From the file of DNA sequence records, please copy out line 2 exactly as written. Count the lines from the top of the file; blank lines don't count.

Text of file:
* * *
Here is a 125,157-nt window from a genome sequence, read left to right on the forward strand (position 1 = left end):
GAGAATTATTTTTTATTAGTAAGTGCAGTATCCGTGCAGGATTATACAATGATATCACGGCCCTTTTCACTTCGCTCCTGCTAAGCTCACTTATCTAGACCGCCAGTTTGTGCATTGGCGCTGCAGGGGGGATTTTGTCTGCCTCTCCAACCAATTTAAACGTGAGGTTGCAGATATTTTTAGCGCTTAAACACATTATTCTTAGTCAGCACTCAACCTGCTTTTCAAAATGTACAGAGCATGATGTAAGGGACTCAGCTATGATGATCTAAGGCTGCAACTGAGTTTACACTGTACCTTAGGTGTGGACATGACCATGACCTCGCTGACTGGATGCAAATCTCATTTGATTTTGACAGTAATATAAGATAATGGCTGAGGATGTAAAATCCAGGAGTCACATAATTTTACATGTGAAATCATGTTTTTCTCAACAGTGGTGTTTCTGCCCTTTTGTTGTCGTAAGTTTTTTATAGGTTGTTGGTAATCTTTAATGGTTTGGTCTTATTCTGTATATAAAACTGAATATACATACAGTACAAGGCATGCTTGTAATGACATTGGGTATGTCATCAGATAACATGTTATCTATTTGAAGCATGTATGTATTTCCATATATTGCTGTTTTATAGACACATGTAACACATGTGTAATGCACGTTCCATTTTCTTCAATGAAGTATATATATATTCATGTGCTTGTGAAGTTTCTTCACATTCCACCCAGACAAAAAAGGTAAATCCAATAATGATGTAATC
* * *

GAGAATTATTTTTTATTAGTAAGTGCAGTATCCGTGCAGGATTATACAATGATATCACGGCCCTTTTCACTTCGCTCCTGCTAAGCTCACTTATCTAGACCGCCAGTTTGTGCATTGGCGCTGCAGGGGGGATTTTGTCTGCCTCTCCAACCAATTTAAACGTGAGGTTGCAGATATTTTTAGCGCTTAAACACATTATTCTTAGTCAGCACTCAACCTGCTTTTCAAAATGTACAGAGCATGATGTAAGGGACTCAGCTATGATGATCTAAGGCTGCAACTGAGTTTACACTGTACCTTAGGTGTGGACATGACCATGACCTCGCTGACTGGATGCAAATCTCATTTGATTTTGACAGTAATATAAGATAATGGCTGAGGATGTAAAATCCAGGAGTCACATAATTTTACATGTGAAATCATGTTTTTCTCAACAGTGGTGTTTCTGCCCTTTTGTTGTCGTAAGTTTTTTATAGGTTGTTGGTAATCTTTAATGGTTTGGTCTTATTCTGTATATAAAACTGAATATACATACAGTACAAGGCATGCTTGTAATGACATTGGGTATGTCATCAGATAACATGTTATCTATTTGAAGCATGTATGTATTTCCATATATTGCTGTTTTATAGACACATGTAACACATGTGTAATGCACGTTCCATTTTCTTCAATGAAGTATATATATATTCATGTGCTTGTGAAGTTTCTTCACATTCCACCCAGACAAAAAAGGTAAATCCAATAATGATGTAATC